Child tax credit payments started hitting bank accounts today. Here's what you need to know.
WASHINGTON — Most eligible families in the U.S. will get their first monthly payments of the expanded child tax credit Thursday.
The payments, which were included in the American Rescue Plan, change an existing tax credit by expanding the eligibility pool and increasing the money families get. Under the expanded credit, the IRS, also for the first time, is offering the option to receive the payments monthly, rather than in a lump sum as a tax refund.
The expanded payments are expected to significantly decrease the number of children living in poverty; the White House estimates that child poverty could be reduced by as much as 50 percent.
"I think this is one of the things that the vice president and I will be most proud of when our terms are up," President Joe Biden said in a speech at the White House on Thursday. "This can be life changing for so many families."
The first round of payments will total about $15 billion, according to an administration official. That amount will likely increase in the months to come as more people sign up. Biden said that for each dollar that the tax cut costs, it returns $8 in other benefits that would have been spent down the line.
"Your head, your heart and your budget all lead to the same place," Biden said. "This is the right thing to do and it's the smart thing to do."
Still, the program faces immediate challenges.
Most of the roughly 39 million families who are eligible have filed taxes recently or received stimulus checks and do not need to take any additional steps to receive the monthly benefit. But an estimated 4 million to 8 million eligible children are at risk of missing out because their families are not required to file taxes or they have not done so.
Non-filing households tend to be more vulnerable and the most in need of assistance. And although the Biden administration has rolled out a number of online portals where families can update their information, cumbersome government websites, language and technology barriers, and a general lack of public awareness threaten the impact of the program.
Here's what you need to know about the credit.
People who claim children 17 or younger as deductions on their taxes are eligible.
The full enhanced credit will be given to single filers who earn as much as $112,500 and joint filers making up to $150,000 a year. The payments begin to decrease for those making more, with the credit completely phasing out for single payers earning more than $200,000 or for married couples with incomes above $400,000.
The IRS determines the age of a child by how old the child is at the end of the 2021 calendar year. So children turning 18 this year will not be eligible.
There are no work requirements, and you do not need a permanent home to claim the credits.
How much money do you get?
That depends on how old the children are (and how much money you make).
Parents eligible for the full enhanced credit will get $300 a month per child under age 6 and $250 a month per child ages 6 to 17.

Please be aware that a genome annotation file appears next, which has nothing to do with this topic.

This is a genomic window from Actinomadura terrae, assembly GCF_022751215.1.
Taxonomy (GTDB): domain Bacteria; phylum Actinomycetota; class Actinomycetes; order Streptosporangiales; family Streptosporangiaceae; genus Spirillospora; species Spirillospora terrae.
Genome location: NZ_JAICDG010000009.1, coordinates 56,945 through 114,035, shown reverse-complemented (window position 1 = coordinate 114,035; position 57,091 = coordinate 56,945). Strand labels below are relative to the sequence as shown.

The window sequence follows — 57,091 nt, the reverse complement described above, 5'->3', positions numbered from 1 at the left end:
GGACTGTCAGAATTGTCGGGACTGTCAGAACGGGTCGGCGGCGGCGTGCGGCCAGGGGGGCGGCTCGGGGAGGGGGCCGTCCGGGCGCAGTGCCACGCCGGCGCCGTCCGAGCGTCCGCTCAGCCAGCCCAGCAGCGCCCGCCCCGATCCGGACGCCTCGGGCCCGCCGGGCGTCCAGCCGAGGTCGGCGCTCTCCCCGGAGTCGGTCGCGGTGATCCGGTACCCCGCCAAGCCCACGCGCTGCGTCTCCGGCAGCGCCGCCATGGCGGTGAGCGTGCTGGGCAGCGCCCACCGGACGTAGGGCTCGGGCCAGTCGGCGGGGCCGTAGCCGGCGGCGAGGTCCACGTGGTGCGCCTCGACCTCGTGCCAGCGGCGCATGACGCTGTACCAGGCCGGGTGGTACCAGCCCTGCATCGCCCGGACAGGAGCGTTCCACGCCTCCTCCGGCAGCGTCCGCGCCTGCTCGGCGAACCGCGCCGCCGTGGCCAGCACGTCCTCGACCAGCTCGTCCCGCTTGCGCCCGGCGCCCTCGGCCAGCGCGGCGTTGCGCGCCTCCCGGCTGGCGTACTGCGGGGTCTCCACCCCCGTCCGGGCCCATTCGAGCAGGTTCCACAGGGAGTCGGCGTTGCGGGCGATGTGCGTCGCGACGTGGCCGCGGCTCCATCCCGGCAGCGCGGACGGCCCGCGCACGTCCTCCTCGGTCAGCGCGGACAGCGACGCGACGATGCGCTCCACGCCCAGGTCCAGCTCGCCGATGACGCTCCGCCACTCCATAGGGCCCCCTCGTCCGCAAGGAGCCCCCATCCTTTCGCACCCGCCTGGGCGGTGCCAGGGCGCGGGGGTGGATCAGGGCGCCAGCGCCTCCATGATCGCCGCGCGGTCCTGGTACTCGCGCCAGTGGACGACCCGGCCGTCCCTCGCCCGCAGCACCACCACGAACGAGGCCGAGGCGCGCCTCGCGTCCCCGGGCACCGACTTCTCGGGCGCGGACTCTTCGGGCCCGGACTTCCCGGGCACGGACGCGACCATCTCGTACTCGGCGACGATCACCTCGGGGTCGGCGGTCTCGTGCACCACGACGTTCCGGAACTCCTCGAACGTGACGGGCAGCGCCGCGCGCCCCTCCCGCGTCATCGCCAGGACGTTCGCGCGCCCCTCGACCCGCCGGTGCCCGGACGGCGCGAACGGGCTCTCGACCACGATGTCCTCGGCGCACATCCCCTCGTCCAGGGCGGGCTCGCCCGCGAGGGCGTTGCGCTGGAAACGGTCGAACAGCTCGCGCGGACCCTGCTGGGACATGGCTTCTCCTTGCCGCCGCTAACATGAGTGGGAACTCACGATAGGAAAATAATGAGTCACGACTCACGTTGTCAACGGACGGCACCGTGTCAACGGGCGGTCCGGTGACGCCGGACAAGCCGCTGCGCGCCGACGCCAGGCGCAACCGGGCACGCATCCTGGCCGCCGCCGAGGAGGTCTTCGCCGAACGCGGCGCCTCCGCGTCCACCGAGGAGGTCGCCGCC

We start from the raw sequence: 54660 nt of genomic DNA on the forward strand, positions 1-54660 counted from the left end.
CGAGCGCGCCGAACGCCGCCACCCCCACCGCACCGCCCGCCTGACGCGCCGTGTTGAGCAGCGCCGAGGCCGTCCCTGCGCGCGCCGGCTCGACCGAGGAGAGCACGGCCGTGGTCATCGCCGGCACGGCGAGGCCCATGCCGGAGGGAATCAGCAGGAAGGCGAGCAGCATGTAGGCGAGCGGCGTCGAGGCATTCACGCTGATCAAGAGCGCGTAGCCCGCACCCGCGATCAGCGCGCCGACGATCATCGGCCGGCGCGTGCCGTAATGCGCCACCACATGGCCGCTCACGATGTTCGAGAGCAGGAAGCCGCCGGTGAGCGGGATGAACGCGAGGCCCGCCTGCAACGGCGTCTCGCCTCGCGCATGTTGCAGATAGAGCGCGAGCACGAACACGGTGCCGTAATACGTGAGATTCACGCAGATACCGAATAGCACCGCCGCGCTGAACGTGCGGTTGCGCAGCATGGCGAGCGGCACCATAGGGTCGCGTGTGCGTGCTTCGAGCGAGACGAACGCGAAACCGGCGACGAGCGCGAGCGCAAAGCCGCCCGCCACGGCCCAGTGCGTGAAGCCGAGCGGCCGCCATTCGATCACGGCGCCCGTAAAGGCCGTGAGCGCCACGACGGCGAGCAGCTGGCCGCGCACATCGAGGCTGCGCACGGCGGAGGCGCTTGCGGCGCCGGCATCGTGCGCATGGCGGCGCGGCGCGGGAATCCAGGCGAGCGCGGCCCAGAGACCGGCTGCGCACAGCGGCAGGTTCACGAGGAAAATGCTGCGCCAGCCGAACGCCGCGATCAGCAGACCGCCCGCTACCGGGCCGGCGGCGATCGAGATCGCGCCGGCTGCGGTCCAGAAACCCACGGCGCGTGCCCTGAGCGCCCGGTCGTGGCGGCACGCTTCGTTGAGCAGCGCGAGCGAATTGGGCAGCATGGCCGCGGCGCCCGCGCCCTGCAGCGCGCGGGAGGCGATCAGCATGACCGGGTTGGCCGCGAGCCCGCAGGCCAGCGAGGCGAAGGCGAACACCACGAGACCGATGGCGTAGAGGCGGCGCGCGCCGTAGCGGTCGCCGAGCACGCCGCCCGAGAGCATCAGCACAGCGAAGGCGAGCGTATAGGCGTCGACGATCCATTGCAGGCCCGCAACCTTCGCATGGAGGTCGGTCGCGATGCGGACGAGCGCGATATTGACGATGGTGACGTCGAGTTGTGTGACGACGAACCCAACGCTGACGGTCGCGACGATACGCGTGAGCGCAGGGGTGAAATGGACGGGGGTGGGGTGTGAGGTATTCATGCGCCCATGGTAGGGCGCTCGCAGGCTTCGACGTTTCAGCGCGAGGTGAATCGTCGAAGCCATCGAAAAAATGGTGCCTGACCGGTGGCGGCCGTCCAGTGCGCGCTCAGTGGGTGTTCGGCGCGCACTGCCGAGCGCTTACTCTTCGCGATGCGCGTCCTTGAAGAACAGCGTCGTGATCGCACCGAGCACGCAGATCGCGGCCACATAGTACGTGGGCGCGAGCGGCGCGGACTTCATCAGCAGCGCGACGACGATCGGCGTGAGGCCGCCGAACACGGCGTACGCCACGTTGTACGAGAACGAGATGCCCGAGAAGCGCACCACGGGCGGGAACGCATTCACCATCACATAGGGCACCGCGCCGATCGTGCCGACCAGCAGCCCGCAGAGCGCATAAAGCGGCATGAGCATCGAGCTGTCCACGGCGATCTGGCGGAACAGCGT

The payments max out at $3,600 annually for each child under 6 and $3,000 for those ages 6 to 17.
The credit is fully refundable, meaning families can still benefit even if they have no earned income or do not owe income taxes.
How will the money be distributed?
If you filed taxes in 2019 or 2020 or received a stimulus check, you should get a direct deposit. If the IRS does not have your current banking information, then keep an eye out for a check in the mail.
If you do not see a direct deposit payment Thursday, you can visit the Child Tax Credit Update Portal to see whether your information is up to date.
When will you get the payments?
The IRS plans to send direct deposits on the 15th of each month, so: July 15, Aug. 13 (this payment is early because the 15th falls on a Sunday), Sept. 15, Oct. 15, Nov. 15 and Dec. 15.
If you do not want to get payments on a monthly basis and would prefer to get the cash in a lump sum during tax season, you can update that preference on the IRS website. A White House official said about 1 million people have chosen to do that so far.
What if you don't file taxes?
If you were not required to file taxes in 2019 or 2020 or did not do so, you must update your information with the IRS to receive the benefit.
The IRS released an online tool where parents can register their information electronically. The tool does not work well on mobile devices, so it is best to use it on a laptop or a desktop computer. The tool is available only in English, but an administration official said Spanish and other languages are in the works.
If you did not receive the pandemic stimulus checks, the IRS will also use information uploaded to the non-filer tool to make sure you get those payments.
Lost your job? Got married? Had another kid?
If you had any significant life change that could affect how much money you are eligible for, you will need to update the information in a different IRS online tool (separate from the non-filer tool).
Changes in dependents, marital status and income, however, cannot be made until later in the summer.
As long as the information is updated this year, the IRS will give you back pay for any missed monthly credits.
When will the monthly expanded credit end?
The expanded credit ends in December. Biden has called for a four-year extension, which would need congressional approval. Other Democrats have called for making the expansion permanent.
How can the money be used?
However you'd like. Unlike other benefits, such as food stamps or housing vouchers, the child tax credit is unrestricted.